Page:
It is sometimes hard to break habits.  My coworker just the other day said, “They say it takes 30 days to change a habit.”  I didn’t even have a plan other than it had become so distressing to not be able to find things and to be visually stimulated all the time with stacks of unread mail that I started doing things slowly: easing things where I could.

One of the first things I began doing, now that I look back on it, was cleaning up as I went while I was cooking.  It was less stressful to do it this way, even though my partner was the dishes cleaner.  By the time we sat down to eat, the only dishes that needed doing were usually the our plates, utensils and maybe the pot I used.  Then I started retrieving the mail and sorting it immediately: recycling, file immediately, read later, read sooner.  I still use this method in an altered form.  I literally stand over the recycling bin as I sort the mail.  If it needs shredding it goes on a small pile that is on top of the shredder.  If its a magazine, it goes on the rack with my library books.  If it’s a bill (I don’t get very many bills in the mail anymore), it goes tucked into my checkbook and I leave it out on a dresser near the front door so I don’t forget to pay it.  If it’s some other mail that I need to read, it goes into a drawer of such mail and a place I use to catch things I don’t know where to put until I weed the drawer at some later point.  This method works for me.

When I come home I hang my coat immediately.  My mother, in particular, would be astonished by this development.  I don’t want to hang my coat and sort the mail and put my shoes in the closet; but, I know that the extra 90 seconds saves me the aggravation of doing it later and the stress of tripping over the stuff or seeing it lying around.  I put my laundry into a laundry bin, fold my sweaters and put them in the armoir and empty my pockets of change, keys, etc.  This sounds kind of ….uninspired…but, it is revolutionary in my world.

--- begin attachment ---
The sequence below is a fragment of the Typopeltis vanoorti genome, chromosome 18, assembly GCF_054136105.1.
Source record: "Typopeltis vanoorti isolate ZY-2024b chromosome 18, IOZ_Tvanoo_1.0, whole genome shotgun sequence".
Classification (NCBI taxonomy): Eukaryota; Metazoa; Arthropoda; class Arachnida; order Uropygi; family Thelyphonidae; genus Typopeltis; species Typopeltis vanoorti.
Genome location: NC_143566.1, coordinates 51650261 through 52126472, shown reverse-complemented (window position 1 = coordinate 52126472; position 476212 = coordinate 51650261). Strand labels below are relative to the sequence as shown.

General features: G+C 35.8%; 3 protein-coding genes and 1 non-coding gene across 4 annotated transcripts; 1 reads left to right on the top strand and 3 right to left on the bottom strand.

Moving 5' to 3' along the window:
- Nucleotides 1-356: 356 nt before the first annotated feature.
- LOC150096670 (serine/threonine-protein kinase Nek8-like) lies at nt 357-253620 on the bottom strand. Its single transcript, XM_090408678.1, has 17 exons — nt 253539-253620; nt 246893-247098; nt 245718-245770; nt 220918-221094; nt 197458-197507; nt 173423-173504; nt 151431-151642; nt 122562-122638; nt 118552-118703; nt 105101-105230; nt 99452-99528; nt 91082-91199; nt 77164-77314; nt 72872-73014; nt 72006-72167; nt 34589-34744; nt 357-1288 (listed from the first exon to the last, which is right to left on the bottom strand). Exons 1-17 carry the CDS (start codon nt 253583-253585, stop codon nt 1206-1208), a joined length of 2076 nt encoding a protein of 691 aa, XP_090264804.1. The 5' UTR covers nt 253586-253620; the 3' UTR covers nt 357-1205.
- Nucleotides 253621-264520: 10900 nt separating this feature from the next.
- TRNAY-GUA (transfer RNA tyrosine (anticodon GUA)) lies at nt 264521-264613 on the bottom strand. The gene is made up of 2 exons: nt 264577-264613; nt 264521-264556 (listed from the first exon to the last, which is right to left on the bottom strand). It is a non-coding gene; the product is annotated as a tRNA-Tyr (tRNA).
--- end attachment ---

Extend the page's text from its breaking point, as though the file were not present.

The exercise also made me realize just what things are the most important to me.  I think the “mindfulness” part is so valuable because it got me thinking about the feeling part of leaving no trace.  What I mean is….if I walk in the apartment and the kitchen island is clear and there are no dishes in the sink and no mail piling on the side table and no towels on the bathroom floor, I’m free.  There is no immediate chore hanging over my head.  There is no visual reminder of all that needs to be done.  It’s freeing and calming.

On the other hand, and I think this is a really important point, you also have to figure out what to let go of.  I have a box of “accident stuff” I’ve been dragging around.  Now that I live in NYC, where space is a premium, I look at that box and think: you need to go.  But I don’t feel like going through all those papers and trying to decide what to keep and what to ditch.  I don’t want to organize my photos which are in another box or my childhood memorabilia which is in another box!  And you know what?  I’m not going to.  Right now, I have the lucky situation where there is space for those three boxes and I don’t have to deal with them right now.  At some point, I probably will have to go through and sort stuff out.  But right now, I don’t and the key to that being a good thing is to accept it and not let it hang around as some UNDONE chore.  I’ve decided not to tackle them; so, it’s not a chore on my to do list at all.